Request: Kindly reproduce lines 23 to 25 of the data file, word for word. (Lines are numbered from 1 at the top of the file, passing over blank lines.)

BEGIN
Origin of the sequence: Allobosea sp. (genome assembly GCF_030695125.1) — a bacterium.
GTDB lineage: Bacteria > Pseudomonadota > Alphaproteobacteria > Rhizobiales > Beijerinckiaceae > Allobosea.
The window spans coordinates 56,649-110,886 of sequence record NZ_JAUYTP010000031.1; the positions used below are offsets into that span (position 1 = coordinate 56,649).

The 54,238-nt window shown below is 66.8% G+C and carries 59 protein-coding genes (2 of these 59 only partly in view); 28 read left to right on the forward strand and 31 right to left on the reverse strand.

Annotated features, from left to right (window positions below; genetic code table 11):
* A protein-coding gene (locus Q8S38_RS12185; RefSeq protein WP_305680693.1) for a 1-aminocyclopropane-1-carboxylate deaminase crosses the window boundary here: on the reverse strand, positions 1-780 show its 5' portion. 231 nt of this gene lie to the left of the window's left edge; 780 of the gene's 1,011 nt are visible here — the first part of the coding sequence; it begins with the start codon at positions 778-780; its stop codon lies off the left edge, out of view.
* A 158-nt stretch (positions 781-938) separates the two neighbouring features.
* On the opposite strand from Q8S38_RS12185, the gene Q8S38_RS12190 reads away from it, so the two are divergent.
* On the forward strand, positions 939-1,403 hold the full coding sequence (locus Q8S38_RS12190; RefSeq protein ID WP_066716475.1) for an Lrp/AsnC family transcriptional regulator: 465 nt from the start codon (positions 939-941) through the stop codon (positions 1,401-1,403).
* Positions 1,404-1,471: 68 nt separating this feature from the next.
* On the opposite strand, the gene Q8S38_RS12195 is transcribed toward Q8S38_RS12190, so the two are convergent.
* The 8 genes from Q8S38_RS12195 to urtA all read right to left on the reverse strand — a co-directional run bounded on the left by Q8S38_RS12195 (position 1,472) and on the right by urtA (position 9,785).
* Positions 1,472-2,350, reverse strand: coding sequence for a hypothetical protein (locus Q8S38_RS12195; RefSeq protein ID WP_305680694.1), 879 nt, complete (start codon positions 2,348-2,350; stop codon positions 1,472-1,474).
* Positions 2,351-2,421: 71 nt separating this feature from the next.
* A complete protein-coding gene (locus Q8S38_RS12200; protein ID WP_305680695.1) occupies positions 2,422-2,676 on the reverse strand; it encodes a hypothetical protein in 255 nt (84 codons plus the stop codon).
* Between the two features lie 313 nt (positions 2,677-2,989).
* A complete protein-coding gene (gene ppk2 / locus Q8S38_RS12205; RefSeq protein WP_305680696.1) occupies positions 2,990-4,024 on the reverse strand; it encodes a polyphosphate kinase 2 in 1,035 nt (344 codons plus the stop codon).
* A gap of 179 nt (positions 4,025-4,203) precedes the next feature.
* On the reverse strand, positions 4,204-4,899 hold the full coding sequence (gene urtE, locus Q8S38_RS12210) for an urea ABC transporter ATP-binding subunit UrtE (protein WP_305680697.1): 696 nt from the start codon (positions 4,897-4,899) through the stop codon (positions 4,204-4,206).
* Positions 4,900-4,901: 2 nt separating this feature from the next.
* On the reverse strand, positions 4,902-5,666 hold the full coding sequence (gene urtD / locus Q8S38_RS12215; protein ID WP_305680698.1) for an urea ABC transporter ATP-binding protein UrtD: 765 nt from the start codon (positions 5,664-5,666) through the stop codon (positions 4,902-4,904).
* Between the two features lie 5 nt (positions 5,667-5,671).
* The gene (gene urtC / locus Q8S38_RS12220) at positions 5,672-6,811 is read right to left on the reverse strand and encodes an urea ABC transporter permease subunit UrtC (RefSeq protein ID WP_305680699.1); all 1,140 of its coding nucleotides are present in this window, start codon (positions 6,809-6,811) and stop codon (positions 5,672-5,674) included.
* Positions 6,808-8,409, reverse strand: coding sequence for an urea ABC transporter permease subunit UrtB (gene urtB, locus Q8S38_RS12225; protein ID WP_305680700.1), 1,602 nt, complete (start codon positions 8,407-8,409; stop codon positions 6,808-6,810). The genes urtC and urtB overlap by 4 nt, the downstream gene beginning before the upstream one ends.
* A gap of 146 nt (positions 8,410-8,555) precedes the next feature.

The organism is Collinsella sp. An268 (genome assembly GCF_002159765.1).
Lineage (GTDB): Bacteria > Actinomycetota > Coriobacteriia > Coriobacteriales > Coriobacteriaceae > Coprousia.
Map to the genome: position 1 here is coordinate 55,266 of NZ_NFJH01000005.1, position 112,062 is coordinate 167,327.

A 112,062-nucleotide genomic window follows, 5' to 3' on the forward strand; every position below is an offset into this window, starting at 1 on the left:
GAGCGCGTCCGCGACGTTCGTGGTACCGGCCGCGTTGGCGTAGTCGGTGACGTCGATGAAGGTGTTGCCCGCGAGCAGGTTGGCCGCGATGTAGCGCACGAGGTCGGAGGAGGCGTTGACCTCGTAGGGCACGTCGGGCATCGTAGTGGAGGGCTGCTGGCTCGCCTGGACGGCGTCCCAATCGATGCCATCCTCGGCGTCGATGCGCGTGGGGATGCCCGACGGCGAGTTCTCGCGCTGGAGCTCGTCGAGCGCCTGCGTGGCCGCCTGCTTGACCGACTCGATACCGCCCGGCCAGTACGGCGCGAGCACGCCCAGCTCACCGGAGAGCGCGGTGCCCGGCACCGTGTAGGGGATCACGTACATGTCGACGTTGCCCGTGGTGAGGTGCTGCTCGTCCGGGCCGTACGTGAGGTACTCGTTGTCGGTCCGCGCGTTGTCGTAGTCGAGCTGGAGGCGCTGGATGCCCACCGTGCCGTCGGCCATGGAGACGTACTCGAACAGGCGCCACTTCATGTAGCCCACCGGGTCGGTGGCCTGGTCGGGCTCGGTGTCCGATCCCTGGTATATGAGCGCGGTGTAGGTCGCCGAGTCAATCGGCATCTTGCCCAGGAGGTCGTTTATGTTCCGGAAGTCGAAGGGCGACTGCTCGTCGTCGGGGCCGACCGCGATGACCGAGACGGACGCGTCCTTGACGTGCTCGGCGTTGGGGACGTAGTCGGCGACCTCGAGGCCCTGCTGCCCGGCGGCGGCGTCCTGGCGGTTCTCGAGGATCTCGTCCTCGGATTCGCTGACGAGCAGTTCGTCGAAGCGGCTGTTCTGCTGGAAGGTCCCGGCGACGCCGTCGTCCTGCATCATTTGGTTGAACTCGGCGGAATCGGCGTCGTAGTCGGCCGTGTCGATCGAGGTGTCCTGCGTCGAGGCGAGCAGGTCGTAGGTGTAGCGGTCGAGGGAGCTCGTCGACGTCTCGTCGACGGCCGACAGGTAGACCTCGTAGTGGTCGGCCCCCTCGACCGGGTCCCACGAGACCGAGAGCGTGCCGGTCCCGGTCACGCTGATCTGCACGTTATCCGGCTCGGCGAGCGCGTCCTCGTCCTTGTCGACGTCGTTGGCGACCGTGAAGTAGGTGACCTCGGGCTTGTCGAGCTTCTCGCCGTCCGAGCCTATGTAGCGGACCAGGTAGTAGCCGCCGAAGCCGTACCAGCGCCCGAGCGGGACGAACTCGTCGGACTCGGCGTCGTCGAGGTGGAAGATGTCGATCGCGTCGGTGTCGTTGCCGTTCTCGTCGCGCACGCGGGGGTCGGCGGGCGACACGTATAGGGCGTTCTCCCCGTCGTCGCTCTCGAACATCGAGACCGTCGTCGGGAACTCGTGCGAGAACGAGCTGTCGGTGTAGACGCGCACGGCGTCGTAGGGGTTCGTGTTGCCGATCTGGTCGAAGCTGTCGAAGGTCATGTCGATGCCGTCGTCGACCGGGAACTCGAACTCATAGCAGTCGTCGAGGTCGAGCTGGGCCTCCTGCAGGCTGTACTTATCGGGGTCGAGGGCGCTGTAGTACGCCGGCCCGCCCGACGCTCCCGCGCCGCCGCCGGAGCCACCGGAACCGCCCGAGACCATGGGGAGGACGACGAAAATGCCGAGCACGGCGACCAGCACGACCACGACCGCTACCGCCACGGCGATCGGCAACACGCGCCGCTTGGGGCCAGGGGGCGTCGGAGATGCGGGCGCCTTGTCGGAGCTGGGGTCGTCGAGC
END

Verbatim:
* The gene (gene urtC / locus Q8S38_RS12220) at positions 5,672-6,811 is read right to left on the reverse strand and encodes an urea ABC transporter permease subunit UrtC (RefSeq protein ID WP_305680699.1); all 1,140 of its coding nucleotides are present in this window, start codon (positions 6,809-6,811) and stop codon (positions 5,672-5,674) included.
* Positions 6,808-8,409, reverse strand: coding sequence for an urea ABC transporter permease subunit UrtB (gene urtB, locus Q8S38_RS12225; protein ID WP_305680700.1), 1,602 nt, complete (start codon positions 8,407-8,409; stop codon positions 6,808-6,810). The genes urtC and urtB overlap by 4 nt, the downstream gene beginning before the upstream one ends.
* A gap of 146 nt (positions 8,410-8,555) precedes the next feature.